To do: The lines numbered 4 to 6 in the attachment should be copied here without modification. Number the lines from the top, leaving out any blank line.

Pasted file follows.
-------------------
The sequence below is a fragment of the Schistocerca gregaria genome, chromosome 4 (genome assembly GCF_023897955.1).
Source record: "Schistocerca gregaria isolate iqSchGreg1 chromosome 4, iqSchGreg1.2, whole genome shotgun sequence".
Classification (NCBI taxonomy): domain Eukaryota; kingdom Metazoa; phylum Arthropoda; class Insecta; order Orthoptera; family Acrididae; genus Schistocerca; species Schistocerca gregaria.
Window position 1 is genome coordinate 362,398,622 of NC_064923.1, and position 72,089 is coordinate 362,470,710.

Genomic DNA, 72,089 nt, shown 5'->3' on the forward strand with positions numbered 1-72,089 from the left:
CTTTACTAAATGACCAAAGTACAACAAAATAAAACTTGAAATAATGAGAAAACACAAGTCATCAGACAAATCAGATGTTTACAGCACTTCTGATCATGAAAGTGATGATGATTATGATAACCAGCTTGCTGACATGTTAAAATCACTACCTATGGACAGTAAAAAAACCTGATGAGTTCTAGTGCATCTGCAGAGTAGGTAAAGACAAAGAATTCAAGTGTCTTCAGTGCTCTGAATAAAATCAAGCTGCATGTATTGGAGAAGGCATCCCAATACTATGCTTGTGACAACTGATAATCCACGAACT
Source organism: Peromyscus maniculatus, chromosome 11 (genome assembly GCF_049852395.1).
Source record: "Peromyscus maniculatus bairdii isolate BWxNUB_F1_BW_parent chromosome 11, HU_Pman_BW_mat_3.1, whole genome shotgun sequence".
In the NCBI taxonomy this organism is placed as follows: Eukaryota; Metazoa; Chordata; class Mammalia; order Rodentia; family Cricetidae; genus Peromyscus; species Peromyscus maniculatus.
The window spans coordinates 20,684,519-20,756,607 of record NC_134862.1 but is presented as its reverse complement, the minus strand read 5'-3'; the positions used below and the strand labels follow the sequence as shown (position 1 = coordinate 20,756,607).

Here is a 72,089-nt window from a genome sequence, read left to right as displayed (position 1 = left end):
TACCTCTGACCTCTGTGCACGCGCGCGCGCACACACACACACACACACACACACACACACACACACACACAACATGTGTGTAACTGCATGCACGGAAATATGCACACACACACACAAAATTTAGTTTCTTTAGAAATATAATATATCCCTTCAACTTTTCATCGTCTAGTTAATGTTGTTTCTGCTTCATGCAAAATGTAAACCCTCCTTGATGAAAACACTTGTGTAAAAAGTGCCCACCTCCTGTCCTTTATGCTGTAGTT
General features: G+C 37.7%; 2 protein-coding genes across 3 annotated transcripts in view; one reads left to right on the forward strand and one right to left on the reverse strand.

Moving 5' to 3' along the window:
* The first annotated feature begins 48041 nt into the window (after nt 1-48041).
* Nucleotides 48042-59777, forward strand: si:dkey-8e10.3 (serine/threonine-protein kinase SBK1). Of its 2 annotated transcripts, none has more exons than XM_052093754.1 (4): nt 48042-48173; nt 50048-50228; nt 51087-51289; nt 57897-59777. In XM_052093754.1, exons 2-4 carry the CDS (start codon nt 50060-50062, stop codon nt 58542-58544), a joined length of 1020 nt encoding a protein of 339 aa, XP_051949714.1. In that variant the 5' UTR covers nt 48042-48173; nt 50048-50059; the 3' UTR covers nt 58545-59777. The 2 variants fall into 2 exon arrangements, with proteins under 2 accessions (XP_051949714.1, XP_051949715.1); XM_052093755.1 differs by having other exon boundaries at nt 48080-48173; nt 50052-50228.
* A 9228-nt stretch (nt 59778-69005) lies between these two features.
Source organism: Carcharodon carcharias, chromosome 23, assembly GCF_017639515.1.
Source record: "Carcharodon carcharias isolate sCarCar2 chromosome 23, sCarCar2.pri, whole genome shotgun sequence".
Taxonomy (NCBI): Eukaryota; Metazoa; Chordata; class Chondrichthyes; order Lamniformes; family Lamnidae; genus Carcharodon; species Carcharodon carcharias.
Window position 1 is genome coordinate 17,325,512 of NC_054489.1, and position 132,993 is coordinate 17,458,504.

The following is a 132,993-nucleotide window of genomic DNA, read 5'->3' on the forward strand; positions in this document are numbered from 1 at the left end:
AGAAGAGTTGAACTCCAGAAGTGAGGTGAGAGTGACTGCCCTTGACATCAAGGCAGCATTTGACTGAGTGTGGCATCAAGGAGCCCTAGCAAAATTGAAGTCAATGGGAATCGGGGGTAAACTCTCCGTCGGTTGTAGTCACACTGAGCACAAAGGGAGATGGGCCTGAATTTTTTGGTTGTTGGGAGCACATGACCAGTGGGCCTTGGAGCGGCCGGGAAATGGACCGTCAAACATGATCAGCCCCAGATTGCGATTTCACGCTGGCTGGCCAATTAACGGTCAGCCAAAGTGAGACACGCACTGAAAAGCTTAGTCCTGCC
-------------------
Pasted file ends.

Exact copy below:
Window position 1 is genome coordinate 362,398,622 of NC_064923.1, and position 72,089 is coordinate 362,470,710.

Genomic DNA, 72,089 nt, shown 5'->3' on the forward strand with positions numbered 1-72,089 from the left:
CTTTACTAAATGACCAAAGTACAACAAAATAAAACTTGAAATAATGAGAAAACACAAGTCATCAGACAAATCAGATGTTTACAGCACTTCTGATCATGAAAGTGATGATGATTATGATAACCAGCTTGCTGACATGTTAAAATCACTACCTATGGACAGTAAAAAAACCTGATGAGTTCTAGTGCATCTGCAGAGTAGGTAAAGACAAAGAATTCAAGTGTCTTCAGTGCTCTGAATAAAATCAAGCTGCATGTATTGGAGAAGGCATCCCAATACTATGCTTGTGACAACTGATAATCCACGAACT